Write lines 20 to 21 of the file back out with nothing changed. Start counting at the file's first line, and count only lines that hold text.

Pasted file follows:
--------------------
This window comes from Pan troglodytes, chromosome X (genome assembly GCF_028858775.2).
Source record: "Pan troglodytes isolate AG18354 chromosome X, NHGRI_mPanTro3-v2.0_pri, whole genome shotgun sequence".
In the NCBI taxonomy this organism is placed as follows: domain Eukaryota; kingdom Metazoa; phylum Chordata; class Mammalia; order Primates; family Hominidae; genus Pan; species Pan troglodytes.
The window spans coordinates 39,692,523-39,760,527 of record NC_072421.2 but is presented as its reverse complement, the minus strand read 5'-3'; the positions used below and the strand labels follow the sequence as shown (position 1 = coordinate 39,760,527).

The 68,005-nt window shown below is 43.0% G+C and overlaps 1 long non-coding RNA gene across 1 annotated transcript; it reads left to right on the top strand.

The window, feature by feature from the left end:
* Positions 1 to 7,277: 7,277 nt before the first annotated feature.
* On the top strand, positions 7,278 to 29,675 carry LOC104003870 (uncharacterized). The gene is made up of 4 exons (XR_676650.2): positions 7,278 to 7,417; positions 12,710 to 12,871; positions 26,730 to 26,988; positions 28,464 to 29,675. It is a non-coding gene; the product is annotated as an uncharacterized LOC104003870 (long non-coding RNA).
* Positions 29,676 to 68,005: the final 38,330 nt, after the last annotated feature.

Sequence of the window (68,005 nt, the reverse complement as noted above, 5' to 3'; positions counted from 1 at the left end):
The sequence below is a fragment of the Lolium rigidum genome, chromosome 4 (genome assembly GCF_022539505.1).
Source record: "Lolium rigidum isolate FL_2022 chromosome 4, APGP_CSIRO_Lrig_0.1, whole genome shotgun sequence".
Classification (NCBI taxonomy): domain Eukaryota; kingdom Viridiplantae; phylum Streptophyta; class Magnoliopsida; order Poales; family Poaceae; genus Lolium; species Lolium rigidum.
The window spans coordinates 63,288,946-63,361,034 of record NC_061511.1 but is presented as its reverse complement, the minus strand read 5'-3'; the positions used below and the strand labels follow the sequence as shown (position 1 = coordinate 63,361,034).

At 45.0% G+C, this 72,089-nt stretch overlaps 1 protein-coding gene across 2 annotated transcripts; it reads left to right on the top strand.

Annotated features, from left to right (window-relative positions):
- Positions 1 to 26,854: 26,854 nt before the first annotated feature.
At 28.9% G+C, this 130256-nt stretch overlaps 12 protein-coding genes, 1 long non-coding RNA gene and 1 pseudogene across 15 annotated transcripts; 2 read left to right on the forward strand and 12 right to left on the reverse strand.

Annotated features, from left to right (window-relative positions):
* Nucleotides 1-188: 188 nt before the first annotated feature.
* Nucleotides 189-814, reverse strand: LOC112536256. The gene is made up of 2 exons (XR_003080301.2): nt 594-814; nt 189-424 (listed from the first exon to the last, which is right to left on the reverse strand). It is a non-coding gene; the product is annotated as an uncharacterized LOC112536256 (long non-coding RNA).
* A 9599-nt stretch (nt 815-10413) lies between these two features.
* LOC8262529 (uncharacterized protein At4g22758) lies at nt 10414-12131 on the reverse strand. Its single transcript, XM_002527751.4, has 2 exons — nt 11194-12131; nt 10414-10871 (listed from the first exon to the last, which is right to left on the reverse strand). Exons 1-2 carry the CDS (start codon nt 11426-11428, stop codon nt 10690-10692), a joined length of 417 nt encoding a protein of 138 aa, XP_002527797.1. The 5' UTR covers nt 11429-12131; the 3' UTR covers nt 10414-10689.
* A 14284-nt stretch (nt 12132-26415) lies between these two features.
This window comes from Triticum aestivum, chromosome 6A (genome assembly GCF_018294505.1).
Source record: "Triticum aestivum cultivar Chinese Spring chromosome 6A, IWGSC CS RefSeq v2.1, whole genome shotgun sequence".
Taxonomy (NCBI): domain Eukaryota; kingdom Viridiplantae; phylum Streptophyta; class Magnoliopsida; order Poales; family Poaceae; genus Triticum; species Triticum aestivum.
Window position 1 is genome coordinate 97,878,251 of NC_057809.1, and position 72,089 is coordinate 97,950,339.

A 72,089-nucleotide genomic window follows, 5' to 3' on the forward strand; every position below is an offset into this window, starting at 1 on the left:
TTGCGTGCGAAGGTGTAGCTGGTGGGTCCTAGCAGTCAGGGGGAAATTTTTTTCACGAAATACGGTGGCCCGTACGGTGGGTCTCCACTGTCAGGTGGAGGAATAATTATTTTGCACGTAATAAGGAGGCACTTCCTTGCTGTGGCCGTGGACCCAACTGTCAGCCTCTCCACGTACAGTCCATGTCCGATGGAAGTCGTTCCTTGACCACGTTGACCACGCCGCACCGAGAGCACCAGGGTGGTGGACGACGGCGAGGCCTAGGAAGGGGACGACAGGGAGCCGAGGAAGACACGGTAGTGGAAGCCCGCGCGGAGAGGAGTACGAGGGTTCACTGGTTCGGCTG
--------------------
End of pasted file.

* Nucleotides 1-188: 188 nt before the first annotated feature.
* Nucleotides 189-814, reverse strand: LOC112536256. The gene is made up of 2 exons (XR_003080301.2): nt 594-814; nt 189-424 (listed from the first exon to the last, which is right to left on the reverse strand). It is a non-coding gene; the product is annotated as an uncharacterized LOC112536256 (long non-coding RNA).